Wednesday, September 8, 2010

Farmers' Woes on Celluloid as "Peepli Live" is hoax

Farmers' Woes on Celluloid

Here are four films that take a more in-depth look at the issue of farmer suicides than the recent 'Peepli Live' did

By Satyen K Bordoloi
Posted On Wednesday, September 08, 2010

A still from Harvest of Grief

If you really care to know these, here are four films — two feature and two documentaries, each moving, poignant and true — that delve into different aspects and reasons for farmers plight and their suicides.
Nero’s Guest – Director: Deepa Bhatia (2009): Over 200,000 farmers have committed suicide since 1997. A calamity of this proportion, one would think, would have made it to national prominence, beginning with the media. Obviously, it has not. Nero’s Guests follows India’s only journalist to cover rural India as a beat – P Sainath of The Hindu – and the man largely credited to bringing the agrarian crisis to national consciousness by his ceaseless writings. The film follows him through Mumbai into the suicide capital of the world – Vidharbha in Maharashtra, as he tries to put farmer’s suicides into perspective.
Sainath is aghast that in a country where 70% people live in rural areas, no newspaper or TV News Channel has a rural correspondent. His image is reflected here as the angry young man of Indian media as he seethes with anger reminding us that while there were over 500 accredited journalists covering India fashion week, hardly an hours flight distance away in Vidharbha, the farmers who produced the cotton worn in this fashion show, were killing themselves often at the rate of 1 an hour.
Gabhricha Paus (The Damned Rain) – Director: Satish Manwar (2009): Ghabricha Paus is a scathing Marathi feature film that delves into the various problems of farmers in the country, right from the lack of rain, to excess rain, high seeds and pesticide costs, debts, and a unconcerned and apathetic government. Sonali Kulkarni gives the performance of a lifetime as a hassled wife, who scared by the suicide of a neighbouring farmer, tries her best to keep her farmer husband in good spirits. Her husband, a never-say-die farmer, meanwhile is irritated by her antics even as he grapples with insurmountable odds.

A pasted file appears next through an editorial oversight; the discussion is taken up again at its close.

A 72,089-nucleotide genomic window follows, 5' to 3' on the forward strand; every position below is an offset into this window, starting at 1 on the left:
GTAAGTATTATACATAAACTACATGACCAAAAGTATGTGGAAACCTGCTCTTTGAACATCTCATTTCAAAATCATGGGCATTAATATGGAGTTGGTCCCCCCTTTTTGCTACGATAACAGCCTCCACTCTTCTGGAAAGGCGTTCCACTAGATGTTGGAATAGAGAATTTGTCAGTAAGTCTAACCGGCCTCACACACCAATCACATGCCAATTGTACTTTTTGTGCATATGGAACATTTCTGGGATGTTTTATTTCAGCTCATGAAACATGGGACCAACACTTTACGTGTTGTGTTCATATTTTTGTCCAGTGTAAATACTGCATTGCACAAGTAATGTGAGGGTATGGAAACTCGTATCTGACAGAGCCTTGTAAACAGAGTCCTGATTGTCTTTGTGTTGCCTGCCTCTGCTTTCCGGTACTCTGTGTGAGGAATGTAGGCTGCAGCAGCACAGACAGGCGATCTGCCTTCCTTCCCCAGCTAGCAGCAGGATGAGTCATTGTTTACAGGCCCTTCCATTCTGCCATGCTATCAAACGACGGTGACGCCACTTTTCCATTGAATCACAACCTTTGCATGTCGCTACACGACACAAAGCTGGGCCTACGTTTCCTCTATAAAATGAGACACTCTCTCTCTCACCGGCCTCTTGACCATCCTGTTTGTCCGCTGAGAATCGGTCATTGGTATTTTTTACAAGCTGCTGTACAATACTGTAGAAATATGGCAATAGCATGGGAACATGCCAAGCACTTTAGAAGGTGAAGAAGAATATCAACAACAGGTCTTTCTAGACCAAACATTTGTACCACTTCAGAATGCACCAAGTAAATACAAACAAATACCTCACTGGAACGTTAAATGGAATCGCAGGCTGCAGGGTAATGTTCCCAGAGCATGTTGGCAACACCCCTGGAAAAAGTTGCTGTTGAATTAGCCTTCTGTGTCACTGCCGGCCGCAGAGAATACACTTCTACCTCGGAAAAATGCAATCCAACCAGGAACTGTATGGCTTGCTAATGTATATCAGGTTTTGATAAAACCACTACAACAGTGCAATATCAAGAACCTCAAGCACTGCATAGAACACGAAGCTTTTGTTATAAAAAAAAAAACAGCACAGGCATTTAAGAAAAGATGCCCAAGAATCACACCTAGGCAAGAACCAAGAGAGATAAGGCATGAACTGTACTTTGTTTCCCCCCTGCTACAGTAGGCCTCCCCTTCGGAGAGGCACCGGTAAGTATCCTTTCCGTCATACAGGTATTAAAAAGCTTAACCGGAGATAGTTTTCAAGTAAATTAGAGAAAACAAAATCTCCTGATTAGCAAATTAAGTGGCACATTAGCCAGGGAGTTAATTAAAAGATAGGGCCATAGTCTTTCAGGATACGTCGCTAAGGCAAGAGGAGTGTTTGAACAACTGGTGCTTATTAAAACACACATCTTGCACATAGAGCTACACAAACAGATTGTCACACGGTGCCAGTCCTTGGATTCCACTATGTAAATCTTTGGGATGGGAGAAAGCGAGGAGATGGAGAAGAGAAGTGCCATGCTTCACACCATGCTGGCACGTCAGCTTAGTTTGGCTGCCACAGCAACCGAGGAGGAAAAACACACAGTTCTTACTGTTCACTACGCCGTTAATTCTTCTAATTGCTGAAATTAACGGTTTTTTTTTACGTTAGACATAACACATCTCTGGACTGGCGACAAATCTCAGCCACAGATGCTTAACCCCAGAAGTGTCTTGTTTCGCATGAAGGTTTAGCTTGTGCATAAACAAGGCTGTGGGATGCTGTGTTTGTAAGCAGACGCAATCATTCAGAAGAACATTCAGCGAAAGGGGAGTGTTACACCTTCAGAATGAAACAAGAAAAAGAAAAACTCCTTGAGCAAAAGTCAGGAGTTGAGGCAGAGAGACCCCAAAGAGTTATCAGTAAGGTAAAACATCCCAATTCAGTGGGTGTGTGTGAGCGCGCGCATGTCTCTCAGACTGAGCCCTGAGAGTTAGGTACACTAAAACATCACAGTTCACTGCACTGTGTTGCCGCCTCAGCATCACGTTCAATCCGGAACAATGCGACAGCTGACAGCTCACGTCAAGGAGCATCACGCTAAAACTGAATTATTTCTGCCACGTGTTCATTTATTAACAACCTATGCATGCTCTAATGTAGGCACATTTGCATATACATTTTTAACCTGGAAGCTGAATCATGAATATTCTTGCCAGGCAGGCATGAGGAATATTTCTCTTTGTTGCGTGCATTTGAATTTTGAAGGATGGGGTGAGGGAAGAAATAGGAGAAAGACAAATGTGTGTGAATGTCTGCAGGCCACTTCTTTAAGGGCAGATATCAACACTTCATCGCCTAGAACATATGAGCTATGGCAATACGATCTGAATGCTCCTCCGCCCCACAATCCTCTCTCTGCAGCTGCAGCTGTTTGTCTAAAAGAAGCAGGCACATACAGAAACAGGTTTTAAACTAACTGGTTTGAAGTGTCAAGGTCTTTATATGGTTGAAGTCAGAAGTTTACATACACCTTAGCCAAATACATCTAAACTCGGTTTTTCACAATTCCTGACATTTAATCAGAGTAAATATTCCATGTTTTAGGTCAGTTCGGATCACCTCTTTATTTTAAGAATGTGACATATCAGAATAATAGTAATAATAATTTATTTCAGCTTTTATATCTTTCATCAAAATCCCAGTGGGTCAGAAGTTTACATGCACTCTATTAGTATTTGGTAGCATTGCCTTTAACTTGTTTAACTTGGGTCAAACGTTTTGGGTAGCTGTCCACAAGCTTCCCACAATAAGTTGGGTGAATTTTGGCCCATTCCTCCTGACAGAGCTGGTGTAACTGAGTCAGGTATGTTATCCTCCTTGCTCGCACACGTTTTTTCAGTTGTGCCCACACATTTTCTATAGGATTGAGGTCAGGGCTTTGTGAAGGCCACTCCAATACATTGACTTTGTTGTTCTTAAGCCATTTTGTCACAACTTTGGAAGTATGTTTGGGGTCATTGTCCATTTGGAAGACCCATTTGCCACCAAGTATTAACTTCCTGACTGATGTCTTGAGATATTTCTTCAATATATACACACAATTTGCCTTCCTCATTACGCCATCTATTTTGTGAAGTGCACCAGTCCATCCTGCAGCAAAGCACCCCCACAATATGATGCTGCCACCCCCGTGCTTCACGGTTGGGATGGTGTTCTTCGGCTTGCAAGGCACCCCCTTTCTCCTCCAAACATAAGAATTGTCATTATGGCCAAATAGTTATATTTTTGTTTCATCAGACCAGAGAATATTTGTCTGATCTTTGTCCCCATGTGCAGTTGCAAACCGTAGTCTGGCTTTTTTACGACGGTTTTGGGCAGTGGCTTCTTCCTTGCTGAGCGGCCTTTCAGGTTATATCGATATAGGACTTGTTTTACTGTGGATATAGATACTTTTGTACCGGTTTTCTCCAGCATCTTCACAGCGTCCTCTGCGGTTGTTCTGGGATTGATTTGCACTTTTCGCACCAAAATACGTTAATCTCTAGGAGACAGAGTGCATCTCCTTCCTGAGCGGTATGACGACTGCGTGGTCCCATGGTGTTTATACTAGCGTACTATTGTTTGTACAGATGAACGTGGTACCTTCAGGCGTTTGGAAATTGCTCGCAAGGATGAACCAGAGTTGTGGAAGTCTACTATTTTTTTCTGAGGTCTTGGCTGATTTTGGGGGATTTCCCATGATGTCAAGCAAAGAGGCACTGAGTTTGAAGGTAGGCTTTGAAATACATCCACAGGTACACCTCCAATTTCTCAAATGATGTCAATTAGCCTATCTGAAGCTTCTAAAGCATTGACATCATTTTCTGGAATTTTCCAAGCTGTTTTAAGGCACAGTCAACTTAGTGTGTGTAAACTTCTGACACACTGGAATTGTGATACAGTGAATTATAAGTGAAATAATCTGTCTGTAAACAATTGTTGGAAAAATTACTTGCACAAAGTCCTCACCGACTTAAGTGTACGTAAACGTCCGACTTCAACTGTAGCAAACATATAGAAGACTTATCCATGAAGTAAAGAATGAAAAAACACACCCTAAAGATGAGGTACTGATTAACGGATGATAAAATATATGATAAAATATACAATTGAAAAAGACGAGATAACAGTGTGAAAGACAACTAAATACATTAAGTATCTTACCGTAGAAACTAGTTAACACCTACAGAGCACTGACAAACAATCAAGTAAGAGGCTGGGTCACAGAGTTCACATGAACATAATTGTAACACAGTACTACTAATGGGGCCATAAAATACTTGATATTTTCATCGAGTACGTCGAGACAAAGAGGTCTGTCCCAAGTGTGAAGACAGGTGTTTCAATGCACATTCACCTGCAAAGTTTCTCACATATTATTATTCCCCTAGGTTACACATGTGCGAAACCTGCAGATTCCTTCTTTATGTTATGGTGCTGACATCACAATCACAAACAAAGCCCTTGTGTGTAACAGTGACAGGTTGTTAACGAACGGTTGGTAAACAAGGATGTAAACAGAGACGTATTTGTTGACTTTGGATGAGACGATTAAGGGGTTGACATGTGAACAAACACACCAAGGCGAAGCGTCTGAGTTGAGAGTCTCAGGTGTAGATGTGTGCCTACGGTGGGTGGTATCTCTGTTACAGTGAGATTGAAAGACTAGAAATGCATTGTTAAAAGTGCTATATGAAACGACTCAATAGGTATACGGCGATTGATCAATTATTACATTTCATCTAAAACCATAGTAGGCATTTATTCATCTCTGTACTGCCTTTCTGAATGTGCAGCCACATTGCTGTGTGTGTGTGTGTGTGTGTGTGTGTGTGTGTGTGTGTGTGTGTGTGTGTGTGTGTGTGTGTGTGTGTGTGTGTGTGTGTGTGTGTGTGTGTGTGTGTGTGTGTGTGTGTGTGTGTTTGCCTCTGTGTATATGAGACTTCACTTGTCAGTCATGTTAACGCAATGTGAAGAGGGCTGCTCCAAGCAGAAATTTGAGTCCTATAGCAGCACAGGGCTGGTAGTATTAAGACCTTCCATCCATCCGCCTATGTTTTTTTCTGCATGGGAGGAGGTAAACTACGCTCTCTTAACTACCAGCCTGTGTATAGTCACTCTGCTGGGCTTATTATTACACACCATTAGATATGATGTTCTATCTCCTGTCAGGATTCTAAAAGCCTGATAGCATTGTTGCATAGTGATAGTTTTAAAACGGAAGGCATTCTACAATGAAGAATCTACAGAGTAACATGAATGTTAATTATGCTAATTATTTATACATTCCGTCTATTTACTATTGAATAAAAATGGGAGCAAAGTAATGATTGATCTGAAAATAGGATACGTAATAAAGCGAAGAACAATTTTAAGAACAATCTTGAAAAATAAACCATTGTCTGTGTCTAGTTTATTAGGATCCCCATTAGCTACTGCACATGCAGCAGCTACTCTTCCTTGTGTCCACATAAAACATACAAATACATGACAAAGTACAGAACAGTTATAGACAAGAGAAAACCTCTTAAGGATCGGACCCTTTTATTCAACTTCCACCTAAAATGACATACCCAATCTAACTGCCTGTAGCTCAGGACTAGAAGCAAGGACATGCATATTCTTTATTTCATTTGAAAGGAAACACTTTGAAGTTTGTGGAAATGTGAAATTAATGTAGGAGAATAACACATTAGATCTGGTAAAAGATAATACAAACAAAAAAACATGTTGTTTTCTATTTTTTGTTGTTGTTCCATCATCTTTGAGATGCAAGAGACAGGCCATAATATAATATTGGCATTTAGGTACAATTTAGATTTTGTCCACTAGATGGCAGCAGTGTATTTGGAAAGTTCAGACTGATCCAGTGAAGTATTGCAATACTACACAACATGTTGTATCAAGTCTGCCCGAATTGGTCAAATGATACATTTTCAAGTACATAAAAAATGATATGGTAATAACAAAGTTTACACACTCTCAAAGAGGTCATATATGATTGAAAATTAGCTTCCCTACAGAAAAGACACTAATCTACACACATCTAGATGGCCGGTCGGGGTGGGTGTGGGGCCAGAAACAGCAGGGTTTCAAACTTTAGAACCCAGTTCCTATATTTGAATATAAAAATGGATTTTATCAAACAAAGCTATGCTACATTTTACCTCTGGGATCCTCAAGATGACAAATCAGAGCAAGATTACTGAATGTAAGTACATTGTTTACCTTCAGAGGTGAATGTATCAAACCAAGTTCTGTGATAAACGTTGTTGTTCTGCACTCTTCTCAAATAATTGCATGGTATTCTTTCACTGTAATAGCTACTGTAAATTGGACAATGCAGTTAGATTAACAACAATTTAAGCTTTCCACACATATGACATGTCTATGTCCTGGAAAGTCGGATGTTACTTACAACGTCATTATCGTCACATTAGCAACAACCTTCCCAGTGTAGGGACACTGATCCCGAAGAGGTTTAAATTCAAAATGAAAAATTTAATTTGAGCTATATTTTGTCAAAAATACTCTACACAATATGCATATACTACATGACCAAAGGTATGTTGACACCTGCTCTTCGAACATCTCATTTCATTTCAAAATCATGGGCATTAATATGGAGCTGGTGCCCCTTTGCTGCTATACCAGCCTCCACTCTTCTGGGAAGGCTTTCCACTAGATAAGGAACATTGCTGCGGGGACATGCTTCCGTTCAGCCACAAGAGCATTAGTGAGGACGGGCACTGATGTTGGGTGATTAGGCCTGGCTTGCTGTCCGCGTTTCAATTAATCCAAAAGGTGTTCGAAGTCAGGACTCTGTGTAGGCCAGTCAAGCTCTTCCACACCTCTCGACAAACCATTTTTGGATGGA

This debut feature of Satish Manwar, who himself hails from the Vidharbha region, is beautifully shot and its execution is poignantly restrained. There is no attempt to turn the plight of farmers into a weepy melodrama. It is a mature body of filmmaking that will not fail to tug at anyone’s heartstrings. Credit also goes to producer Prashant Pethe who funded this truly different film even as scores of producers backed out in the five years that it took Satish to make this film.
Jhing Chik Jhing – Director: Nitin Nandan (2010): It is not surprising that most feature films on farmers suicides have been made in Maharashtra. Farming is in disarray worldwide, yet it is Maharashtra that sees the largest ratio of land to famer’s suicide in the world. Jhing Chik Jhing takes the perspective of a child, who overhears his parents planning suicide for the entire family because they do not have a few thousand rupees. Determined to do something, he decides to win a race at school because a misprint in the notice board shows that the winner will get a large sum of money.
The film, though melodramatic, lays bare the apathy of society towards a suffering farmer. When the child exposes his father’s state of mind in school after he is not awarded the said money, the village blames the farmer for thinking such a heinous thing. But he in turn asks them what else could he have done when no one cares.
Harvest of Grief – Director: Anwar Jamal (2010): Punjab, thanks largely to the Green Revolutions of the 60s and a skewed portrayal by Bollywood, is believed to be a land of plenty, of green fields and happy people. However, Harvest of Grief paints a very different picture. It tries to find out the reasons why over 40,000 farmers have committed suicide in the state in the last two decades.
Besides the farmers plight, it also takes into account the traumatic consequences of the same on women, who find themselves unable to cope in a patriarchal society. With opinions from experts and activist on the agrarian crisis in the country, it also explores the human and social cost that the Green Revolution, touted as a solution to food shortage in the country, has had on the farmers of Punjab. It puts the blame of agricultural crisis on economic liberalisation, globalisation and the “myopic business strategies of profit-seeking multinationals.

Copyright 2008 Bennett Coleman & Co. Ltd. . All rights reserved.

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